‘Trillions lost due to website localisation’

Online translation company Dakwak cites report, says opportunities being squandered

Tags: Dakwak (dawak.com)United Arab Emirates
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‘Trillions lost due to website localisation’ Just one third of sales potential is reached if websites are only available in English, says Dakwak.
By  Stephen McBride Published  November 25, 2012

A $30-trillion Internet sales black hole is being created because marketers are not localising their websites for different countries, according to online translation technology company Dakwak.

In the past two years the economic potential of making money online has grown from $36.5 to $44.6 trillion. However, just one third of that figure is available if websites are only available in English. And, according to Dakwak, that figure is even less with websites solely in languages not as widely used as English - for example Portuguese, Russian or Japanese. This leaves $30 trillion in potential untapped sales, Dakwak said, citing a 2012 CSA Research report.

According to Waheed Barghouthi, CEO at Dakwak, language is a key factor in online purchasing behaviour - however some businesses are missing out on potentially large sums of money by failing to adapt their sites for the global marketplace.

Just eleven languages gain access to 85% of the world's online wallet, the company says.

"Research has shown that 85% of consumers are more inclined to buy a product when confronted with information in their own language, and 54% say this is more important than the actual price," said Barghouthi.

"This tells us that comfort and confidence in reading a website that has been translated into your language is a huge factor in the purchasing decision, but many businesses are failing to do this, as they see website translation and localisation as a costly exercise involving big budgets and teams of people."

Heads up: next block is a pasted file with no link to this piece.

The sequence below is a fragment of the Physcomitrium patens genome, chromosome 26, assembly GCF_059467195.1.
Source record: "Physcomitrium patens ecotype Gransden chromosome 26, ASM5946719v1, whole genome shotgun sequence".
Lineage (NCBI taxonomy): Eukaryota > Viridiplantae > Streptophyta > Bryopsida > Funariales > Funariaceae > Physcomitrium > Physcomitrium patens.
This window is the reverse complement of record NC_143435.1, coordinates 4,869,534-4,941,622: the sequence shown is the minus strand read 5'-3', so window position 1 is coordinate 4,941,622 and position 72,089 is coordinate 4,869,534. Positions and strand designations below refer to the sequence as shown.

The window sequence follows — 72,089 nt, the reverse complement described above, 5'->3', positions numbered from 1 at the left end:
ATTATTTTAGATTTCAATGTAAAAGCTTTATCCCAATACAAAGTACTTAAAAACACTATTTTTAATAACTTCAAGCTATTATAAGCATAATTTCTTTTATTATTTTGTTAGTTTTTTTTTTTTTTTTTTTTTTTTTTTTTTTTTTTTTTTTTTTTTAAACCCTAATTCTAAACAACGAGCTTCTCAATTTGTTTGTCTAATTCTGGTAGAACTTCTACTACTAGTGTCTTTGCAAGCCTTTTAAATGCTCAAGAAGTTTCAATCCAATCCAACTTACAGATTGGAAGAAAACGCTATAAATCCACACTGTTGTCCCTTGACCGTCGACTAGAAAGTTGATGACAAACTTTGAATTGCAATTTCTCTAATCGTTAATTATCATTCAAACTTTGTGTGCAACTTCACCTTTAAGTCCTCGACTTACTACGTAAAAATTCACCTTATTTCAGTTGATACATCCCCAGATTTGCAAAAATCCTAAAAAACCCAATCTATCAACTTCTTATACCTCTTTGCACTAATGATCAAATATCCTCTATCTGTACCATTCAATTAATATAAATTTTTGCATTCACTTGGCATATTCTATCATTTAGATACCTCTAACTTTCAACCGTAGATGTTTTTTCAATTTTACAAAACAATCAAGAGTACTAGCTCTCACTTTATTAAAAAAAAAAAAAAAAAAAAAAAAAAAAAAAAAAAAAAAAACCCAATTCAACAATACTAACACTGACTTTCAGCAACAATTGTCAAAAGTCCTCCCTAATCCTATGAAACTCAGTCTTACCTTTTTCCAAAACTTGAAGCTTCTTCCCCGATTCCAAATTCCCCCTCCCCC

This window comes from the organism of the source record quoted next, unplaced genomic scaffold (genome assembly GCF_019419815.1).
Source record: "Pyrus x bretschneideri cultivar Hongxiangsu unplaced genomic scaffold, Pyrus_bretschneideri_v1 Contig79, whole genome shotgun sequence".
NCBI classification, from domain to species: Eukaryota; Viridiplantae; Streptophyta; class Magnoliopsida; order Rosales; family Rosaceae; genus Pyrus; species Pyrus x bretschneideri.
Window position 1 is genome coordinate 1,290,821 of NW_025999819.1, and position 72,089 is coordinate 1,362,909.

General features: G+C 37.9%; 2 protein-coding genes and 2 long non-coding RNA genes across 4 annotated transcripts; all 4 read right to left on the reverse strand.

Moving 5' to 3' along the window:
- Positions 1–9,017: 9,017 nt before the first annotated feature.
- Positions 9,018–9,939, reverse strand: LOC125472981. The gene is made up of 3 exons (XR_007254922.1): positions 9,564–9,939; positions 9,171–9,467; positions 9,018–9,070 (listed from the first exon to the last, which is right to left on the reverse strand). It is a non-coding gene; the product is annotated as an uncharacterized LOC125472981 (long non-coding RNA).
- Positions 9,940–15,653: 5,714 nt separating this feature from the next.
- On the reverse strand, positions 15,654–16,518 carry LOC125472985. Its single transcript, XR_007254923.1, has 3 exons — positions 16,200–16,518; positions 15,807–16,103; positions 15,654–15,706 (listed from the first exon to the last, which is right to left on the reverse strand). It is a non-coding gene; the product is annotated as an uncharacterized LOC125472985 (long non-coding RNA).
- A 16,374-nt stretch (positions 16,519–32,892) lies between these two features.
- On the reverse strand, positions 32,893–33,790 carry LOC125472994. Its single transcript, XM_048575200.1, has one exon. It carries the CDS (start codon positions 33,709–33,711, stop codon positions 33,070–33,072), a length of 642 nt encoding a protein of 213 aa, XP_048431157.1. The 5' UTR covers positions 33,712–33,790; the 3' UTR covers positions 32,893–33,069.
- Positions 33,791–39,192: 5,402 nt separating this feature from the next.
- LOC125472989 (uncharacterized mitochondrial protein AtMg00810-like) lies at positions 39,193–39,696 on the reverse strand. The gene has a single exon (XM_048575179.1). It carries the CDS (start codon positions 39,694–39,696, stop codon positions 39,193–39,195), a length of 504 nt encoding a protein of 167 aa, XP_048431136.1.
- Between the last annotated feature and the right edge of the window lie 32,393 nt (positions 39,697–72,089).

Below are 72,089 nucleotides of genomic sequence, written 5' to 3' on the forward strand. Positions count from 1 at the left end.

Dakwak, a cloud-based application, is targeted at helping companies of varying sizes and budgets that are looking to take their business further into international markets.

"It completely removes the entire process of putting up a translated version of a website such as any technical involvement and employing localised teams in several countries and is the only software which gives marketers total control over their translated websites, as they are able to put up, take down and edit any translated content themselves," the company said.

Dakwak's multi-layered system, allows marketers the flexibility to choose between crowd, machine and professional translation options.

Waheed added: "The potential for businesses to maximise sales by creating localised content, without having to hire teams of translators and developers, or even visit the country you want to sell to, is enormous. The internet has broken down borders for global trade, and removing language barriers by using online translation software can help change a business's fortunes."

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